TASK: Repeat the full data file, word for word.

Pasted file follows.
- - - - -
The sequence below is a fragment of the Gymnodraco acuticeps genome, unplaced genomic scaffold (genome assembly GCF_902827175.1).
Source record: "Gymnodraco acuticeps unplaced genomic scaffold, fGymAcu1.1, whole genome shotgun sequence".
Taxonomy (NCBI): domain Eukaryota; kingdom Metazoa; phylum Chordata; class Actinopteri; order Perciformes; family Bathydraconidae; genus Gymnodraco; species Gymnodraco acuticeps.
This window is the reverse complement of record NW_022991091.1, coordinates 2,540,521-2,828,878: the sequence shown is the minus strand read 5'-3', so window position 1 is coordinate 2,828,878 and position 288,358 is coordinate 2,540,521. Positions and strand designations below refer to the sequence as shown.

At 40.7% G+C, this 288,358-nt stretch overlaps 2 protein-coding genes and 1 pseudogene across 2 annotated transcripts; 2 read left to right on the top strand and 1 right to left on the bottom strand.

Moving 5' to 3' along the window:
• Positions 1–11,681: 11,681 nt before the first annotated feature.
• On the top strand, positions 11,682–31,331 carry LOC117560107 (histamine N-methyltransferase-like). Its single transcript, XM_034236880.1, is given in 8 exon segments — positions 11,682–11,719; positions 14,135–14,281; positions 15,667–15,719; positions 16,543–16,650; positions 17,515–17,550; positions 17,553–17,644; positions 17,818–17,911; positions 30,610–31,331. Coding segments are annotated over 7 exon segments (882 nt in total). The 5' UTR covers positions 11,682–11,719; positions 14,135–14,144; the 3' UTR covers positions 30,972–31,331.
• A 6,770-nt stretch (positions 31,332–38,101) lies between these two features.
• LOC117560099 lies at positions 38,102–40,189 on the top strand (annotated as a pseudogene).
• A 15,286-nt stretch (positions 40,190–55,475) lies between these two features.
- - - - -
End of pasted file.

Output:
The sequence below is a fragment of the Gymnodraco acuticeps genome, unplaced genomic scaffold (genome assembly GCF_902827175.1).
Source record: "Gymnodraco acuticeps unplaced genomic scaffold, fGymAcu1.1, whole genome shotgun sequence".
Taxonomy (NCBI): domain Eukaryota; kingdom Metazoa; phylum Chordata; class Actinopteri; order Perciformes; family Bathydraconidae; genus Gymnodraco; species Gymnodraco acuticeps.
This window is the reverse complement of record NW_022991091.1, coordinates 2,540,521-2,828,878: the sequence shown is the minus strand read 5'-3', so window position 1 is coordinate 2,828,878 and position 288,358 is coordinate 2,540,521. Positions and strand designations below refer to the sequence as shown.

At 40.7% G+C, this 288,358-nt stretch overlaps 2 protein-coding genes and 1 pseudogene across 2 annotated transcripts; 2 read left to right on the top strand and 1 right to left on the bottom strand.

Moving 5' to 3' along the window:
• Positions 1–11,681: 11,681 nt before the first annotated feature.
• On the top strand, positions 11,682–31,331 carry LOC117560107 (histamine N-methyltransferase-like). Its single transcript, XM_034236880.1, is given in 8 exon segments — positions 11,682–11,719; positions 14,135–14,281; positions 15,667–15,719; positions 16,543–16,650; positions 17,515–17,550; positions 17,553–17,644; positions 17,818–17,911; positions 30,610–31,331. Coding segments are annotated over 7 exon segments (882 nt in total). The 5' UTR covers positions 11,682–11,719; positions 14,135–14,144; the 3' UTR covers positions 30,972–31,331.
• A 6,770-nt stretch (positions 31,332–38,101) lies between these two features.
• LOC117560099 lies at positions 38,102–40,189 on the top strand (annotated as a pseudogene).
• A 15,286-nt stretch (positions 40,190–55,475) lies between these two features.